Writing or modifying scripts, managing templates, or creating policy for cloud data platforms is historically a manual process. Assuming there is very little maintenance, doing this process once may be sufficient — but that assumption is never realistic.
Complicating this further is the need to manually replicate this environment at scale to other regions and availability zones, as well as across test and development situations. And even testing can be fraught with a reasonable desire to run fully developed test setups in production — so-called “blue” environments — while keeping the current “green” environment running in parallel. This is especially for mission-critical data access control scenarios.
Vivek Rau, an engineer at Google, summed up this type of work as ‘toil’: “Toil is the kind of work tied to running a production service that tends to be manual, repetitive, automatable, tactical, devoid of enduring value, and that scales linearly as a service grows.” He goes on to point out how toil can cause career stagnation, low morale, confusion, process delays, negative precedents, attrition, and skepticism of overall processes.
Policy-as-code replaces the toil of building access control scripts, templates, and policies from scratch. But what exactly is policy-as-code, and would you benefit from using it? Let’s dive in deeper.
What Is Policy-as-Code?
Policy-as-code refers to the process of authoring, implementing, and managing policies that are expressed as machine-readable code. This allows for automated and consistent policy enforcement, simplified auditing, and improved policy management across data infrastructure and ecosystems.
Policy-as-code is typically implemented using a DevOps type of continuous integration and delivery (CI/CD) pipeline, complete with version control repositories, validation, consistency, testing, committing, trunks, branching, and backporting. Additionally, it can also fit in with bigger DevOps processes and tooling for building and maintaining modern data stacks, powering a huge degree of automation.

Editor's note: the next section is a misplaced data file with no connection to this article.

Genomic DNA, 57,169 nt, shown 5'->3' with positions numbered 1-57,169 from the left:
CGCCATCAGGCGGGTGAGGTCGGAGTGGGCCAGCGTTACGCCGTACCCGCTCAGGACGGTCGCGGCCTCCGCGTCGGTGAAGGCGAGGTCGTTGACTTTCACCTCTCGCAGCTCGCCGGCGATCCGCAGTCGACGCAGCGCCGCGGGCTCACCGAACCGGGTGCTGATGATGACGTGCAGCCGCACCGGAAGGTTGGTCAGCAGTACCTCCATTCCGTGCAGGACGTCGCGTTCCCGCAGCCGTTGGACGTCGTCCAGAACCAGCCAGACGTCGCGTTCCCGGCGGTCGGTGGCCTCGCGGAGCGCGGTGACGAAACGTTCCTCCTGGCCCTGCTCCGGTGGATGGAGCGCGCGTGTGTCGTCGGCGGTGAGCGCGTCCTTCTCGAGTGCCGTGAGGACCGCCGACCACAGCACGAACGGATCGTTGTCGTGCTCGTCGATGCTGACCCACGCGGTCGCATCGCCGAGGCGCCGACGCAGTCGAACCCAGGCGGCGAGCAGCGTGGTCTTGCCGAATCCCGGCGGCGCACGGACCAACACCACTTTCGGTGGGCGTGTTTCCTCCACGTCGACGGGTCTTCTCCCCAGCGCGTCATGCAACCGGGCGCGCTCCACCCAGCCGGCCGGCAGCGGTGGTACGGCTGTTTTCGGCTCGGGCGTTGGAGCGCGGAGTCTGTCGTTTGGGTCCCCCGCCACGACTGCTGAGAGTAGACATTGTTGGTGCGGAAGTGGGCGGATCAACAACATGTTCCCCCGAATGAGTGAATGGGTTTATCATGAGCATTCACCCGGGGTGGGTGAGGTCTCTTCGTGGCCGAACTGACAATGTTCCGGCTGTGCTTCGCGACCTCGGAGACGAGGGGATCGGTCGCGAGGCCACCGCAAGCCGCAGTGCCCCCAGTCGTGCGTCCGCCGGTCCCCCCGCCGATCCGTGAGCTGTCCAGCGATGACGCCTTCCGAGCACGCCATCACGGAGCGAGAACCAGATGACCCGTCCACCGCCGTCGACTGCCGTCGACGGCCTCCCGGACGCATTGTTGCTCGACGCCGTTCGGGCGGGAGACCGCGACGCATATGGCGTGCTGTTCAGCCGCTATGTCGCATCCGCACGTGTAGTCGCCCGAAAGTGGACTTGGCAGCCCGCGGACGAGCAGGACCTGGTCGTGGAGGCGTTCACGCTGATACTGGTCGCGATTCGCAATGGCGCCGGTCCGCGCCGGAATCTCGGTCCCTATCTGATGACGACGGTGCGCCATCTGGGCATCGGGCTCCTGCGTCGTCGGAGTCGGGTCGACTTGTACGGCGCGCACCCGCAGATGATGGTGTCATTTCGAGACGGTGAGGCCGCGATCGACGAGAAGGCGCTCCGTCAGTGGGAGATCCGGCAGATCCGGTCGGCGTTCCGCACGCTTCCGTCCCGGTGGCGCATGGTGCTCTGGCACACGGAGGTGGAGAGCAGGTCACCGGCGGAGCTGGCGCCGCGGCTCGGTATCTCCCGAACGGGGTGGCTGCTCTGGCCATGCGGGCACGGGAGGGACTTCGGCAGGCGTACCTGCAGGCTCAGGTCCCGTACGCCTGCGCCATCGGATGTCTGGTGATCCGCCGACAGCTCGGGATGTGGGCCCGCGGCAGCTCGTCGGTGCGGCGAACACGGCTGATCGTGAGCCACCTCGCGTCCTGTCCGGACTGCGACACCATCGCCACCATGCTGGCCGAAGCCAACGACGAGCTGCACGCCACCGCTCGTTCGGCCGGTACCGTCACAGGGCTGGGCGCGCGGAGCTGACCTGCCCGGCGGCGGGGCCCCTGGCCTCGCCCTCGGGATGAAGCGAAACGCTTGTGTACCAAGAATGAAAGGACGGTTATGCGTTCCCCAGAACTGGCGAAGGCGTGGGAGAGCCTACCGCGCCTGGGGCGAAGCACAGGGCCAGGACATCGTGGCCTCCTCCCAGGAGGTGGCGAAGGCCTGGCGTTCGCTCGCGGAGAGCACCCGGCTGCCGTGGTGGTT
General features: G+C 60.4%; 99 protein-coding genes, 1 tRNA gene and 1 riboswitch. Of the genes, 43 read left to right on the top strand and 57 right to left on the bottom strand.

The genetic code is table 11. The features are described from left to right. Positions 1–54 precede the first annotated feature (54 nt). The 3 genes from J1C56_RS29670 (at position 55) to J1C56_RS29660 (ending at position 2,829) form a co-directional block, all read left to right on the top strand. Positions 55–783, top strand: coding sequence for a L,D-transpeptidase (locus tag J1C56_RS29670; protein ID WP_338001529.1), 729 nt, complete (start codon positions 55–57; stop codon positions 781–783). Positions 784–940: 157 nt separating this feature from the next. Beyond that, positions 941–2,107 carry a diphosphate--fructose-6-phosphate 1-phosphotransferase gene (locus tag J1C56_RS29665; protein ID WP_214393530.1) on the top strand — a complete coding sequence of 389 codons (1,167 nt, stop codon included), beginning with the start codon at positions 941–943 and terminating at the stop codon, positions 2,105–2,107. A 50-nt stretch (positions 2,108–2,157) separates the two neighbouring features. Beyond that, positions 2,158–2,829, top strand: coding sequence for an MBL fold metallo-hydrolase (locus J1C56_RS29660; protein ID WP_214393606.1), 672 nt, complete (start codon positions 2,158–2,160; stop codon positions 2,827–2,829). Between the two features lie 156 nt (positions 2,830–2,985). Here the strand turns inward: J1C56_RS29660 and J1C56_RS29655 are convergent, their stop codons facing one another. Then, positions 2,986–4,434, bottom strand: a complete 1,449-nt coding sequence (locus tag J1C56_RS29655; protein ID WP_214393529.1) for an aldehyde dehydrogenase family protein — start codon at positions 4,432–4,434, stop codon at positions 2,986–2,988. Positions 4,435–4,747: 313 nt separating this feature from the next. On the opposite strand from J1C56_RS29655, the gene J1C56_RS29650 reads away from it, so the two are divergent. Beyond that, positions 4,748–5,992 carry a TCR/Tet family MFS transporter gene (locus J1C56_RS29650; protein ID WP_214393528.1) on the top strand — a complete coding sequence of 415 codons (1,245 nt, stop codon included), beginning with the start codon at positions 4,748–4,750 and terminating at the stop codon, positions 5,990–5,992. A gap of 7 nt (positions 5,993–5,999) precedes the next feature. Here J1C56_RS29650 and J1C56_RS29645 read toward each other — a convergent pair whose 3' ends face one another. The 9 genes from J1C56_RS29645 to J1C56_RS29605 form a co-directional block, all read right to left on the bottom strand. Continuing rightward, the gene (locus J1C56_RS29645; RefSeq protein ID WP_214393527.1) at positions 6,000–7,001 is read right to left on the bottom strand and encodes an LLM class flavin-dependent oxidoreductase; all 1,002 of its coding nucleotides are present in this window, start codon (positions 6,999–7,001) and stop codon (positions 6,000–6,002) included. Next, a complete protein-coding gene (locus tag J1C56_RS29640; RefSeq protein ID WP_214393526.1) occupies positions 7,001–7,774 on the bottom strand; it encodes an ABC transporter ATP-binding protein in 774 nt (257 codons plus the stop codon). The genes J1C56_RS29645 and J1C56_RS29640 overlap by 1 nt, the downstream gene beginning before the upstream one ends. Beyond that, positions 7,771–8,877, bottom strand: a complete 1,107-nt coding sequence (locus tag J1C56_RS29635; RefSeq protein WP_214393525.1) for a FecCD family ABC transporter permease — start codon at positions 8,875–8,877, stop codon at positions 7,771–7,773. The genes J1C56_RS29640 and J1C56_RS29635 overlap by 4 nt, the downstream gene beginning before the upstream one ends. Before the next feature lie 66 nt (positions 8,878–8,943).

Before policy-as-code, consistently managing critical policy on highly sensitive data with just the standard web interface GUI and no DevOps-style repository would be toil — a lot of toil. Correctly filtering records across different cloud availability zones and regions, production and non-production environments, geographies, and various cloud data platforms and services – against a growing set of access rules and without a documentable, automated change management process – is both toilsome and error prone.
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Why Should I Consider Using Policy-as-Code?
Policy-as-code offers three key advantages that can benefit data teams and, ultimately, business outcomes.
1. Consistency & Scalability: Expressing policies as code allows them to be consistently and dynamically applied across entire ecosystems, reducing the risk of errors and need for manual intervention.
2. Governance & Compliance: Machine-readable policies can be easily enforced, monitored, modified, and audited. This makes policies adaptable, provides clear data audit trails, and improves data security posture management, while also mitigating threats and risk of noncompliance.
3. Efficiency & Collaboration: Authoring policies as code allows different stakeholders, such as developers and data engineers, to define, manage, and understand their contents. At the same time, it eliminates the need for manual management and intervention.
There are many ways to approach policy-as-code, with different tools offering configuration management, CI/CD, and infrastructure-as-code (IaC) capabilities. Some popular solutions include Immuta, Terraform, GitLab, Chef, and AWS Config, among others. The most important considerations when choosing the right tool(s) are their compatibility with your existing tech stack, adaptability to your unique policy requirements, interoperability with your workflows.